Humans > Politics: Why I Don't Use My Political Science Degree (At All)

Despite having graduated from college with a degree in political science, you'll be hard fast to find me discussing politics over dinner.

I thought for a long time that I wanted to be a lawyer. When I realized that wasn't right for me, I decided I wanted to be an educational policy expert. Then I realized that wasn't for me either.

Partially because of what acclaimed investor, Paul Graham, writes on not falling trap to obsolete beliefs:

"The first step is to have an explicit belief in change. People who fall victim to a monotonically increasing confidence in their opinions are implicitly concluding the world is static. If you consciously remind yourself it isn't, you start to look for change."

There is a certain degree of rigidity that comes with the political path. It is this very rigidity--the desire to stay true to what one believed in the past--that has begun to corrupt us collectively from the outside in.

I'm not embarrassed to say that my political beliefs have changed tremendously over the last decade. I believe things now that my 16-year-old self likely would have scoffed at. There are plenty of reasons for these changes. But most, if not all of it, can be attributed to the rapidly changing landscape around us and my own personal experiences.

I imagine that anyone who can note similar changes in themselves would attribute the same few reasons.

Yet in all of it, there has always been this lure to stay rigid. To stay put. To stay strong. To champion what my 16-year-old self believed in, if even blindly and naively.

Why? Because the truth is, if you stay rigid in your beliefs, you don't have to admit you were wrong. You don't have to admit to the fact that ideas and beliefs aren't as stable as you once thought. You don't have to admit that there's still a lot you don't know or understand. You acquire some sense of certainty, even if it's a false sense.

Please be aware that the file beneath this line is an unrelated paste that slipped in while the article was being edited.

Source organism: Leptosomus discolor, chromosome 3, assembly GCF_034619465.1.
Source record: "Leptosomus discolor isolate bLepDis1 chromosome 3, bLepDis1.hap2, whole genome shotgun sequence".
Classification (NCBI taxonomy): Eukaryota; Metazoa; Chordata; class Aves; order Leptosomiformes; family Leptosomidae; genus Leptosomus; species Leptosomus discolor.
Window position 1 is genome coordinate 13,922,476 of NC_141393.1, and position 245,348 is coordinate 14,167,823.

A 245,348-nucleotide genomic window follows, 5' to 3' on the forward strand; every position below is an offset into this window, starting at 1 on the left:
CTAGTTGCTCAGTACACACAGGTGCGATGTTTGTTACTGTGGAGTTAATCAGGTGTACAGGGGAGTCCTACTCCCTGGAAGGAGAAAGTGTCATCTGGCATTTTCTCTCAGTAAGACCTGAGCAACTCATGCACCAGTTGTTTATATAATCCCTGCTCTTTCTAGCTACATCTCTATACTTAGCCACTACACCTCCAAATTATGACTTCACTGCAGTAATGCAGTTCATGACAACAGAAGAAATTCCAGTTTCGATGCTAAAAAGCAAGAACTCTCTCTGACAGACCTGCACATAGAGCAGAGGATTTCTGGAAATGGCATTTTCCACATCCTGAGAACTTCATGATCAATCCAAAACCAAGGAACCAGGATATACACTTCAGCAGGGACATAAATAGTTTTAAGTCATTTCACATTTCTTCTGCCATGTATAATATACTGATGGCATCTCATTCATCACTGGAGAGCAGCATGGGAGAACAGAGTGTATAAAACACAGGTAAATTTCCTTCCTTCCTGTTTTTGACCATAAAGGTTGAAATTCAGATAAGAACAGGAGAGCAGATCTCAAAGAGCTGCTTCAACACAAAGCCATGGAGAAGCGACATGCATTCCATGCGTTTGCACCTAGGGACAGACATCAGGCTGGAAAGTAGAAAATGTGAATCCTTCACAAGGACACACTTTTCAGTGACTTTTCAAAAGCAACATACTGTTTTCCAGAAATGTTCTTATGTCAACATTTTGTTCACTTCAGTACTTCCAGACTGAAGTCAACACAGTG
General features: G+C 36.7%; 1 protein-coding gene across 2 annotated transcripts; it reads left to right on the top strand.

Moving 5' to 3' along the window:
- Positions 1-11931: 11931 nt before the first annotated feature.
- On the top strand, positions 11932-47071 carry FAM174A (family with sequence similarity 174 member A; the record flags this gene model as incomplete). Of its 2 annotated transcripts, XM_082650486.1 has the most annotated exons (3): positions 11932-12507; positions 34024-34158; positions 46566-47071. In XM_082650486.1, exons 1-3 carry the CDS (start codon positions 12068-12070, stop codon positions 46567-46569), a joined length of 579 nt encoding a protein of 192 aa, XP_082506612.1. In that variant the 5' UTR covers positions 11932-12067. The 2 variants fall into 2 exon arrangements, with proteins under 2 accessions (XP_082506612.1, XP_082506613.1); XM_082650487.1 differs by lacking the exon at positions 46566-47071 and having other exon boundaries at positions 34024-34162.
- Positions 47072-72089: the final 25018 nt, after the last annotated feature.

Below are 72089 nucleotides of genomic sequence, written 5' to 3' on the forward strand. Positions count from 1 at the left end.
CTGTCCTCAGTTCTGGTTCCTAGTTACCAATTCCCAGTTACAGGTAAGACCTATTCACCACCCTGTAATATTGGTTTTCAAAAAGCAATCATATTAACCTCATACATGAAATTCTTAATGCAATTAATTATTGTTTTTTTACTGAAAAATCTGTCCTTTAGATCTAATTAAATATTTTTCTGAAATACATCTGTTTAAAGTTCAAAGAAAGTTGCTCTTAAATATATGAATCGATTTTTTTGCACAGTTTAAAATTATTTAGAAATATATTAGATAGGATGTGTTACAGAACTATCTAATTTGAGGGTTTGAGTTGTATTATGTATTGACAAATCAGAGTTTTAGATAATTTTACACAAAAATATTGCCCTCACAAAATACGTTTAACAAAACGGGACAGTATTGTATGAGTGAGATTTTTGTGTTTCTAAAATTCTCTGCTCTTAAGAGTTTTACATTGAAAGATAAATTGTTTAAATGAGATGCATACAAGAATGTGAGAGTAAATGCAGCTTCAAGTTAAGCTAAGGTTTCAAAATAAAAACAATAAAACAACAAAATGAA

Rigidity is a dangerous trap to fall into.

Because my experience tells me it is only in accepting our inability to know everything that we can catch up to the speed of change. Not of society necessarily, but of self--the speed of personal growth. And it is by that speed which we should measure ourselves. Because, if you believe like I do: becoming a better human is all that matters.

And if we want to become better collectively, it would seem what we need now more than anything is a radical openness to change. Not the big sweeping ideological change, but the kind of small, incremental change that only we can allow in.

As I continue to learn, my beliefs will continue to update. They are based off of incomplete information today. And therefore, what I learn tomorrow may reshape them.

I'm okay with that because I know my job is not to know the capital-T truth today. Same for you.

Our job is to keep moving towards Truth, towards goodness. To commit to being open enough to allow life experience to change us. To not be so sure of ourselves that we miss the good in front of us. To be ready and able to admit we were wrong. To be vulnerable and honest when it's hard.

Rigidity is the opposite of growth, the opposite of Wisdom. Rigidity is born of our desire to belong to something greater than ourselves. To be a part of the "in group." To fit, rather than be exiled. It is the manifestation of a deep fear that we are not enough.

But I believe there is a better path.

It is to feed radical openness. It is to become so radically open that we begin to love ourselves--even the little ugly idiosyncrasies within the shadows. It is to see and accept ourselves so we can accept others.

This is how we become comfortable with the uncomfortable. This is how we make change a friend. This is how we move forth.


So here's my challenge for you: decide to be a Seeker of Truth. Be someone who is acutely aware of how little he knows. Someone who acquires self-worth--not from having the right answer--but from his ability to listen to others and find the right answer quickly.

The Seeker of Truth is not afraid of that which she does not know. She approaches the world with curiosity, care, and courage. She isn't afraid to admit when she's wrong. She can hold contradicting ideas in her head. She doesn't measure herself by the opinions of others. She sees empathy as a moral duty. She sees learning as a spiritual exercise. She doesn't rely on politics as a proxy for asserting her morality or constructing her identity. Wherever she goes, she knows she belongs there.

She doesn't know what the future holds and she doesn't claim to.

But no matter what happens, you can count on this:

She won't bet on transient ideas, she'll bet on humanity.

Because that is the group that matters most.

Kate Ward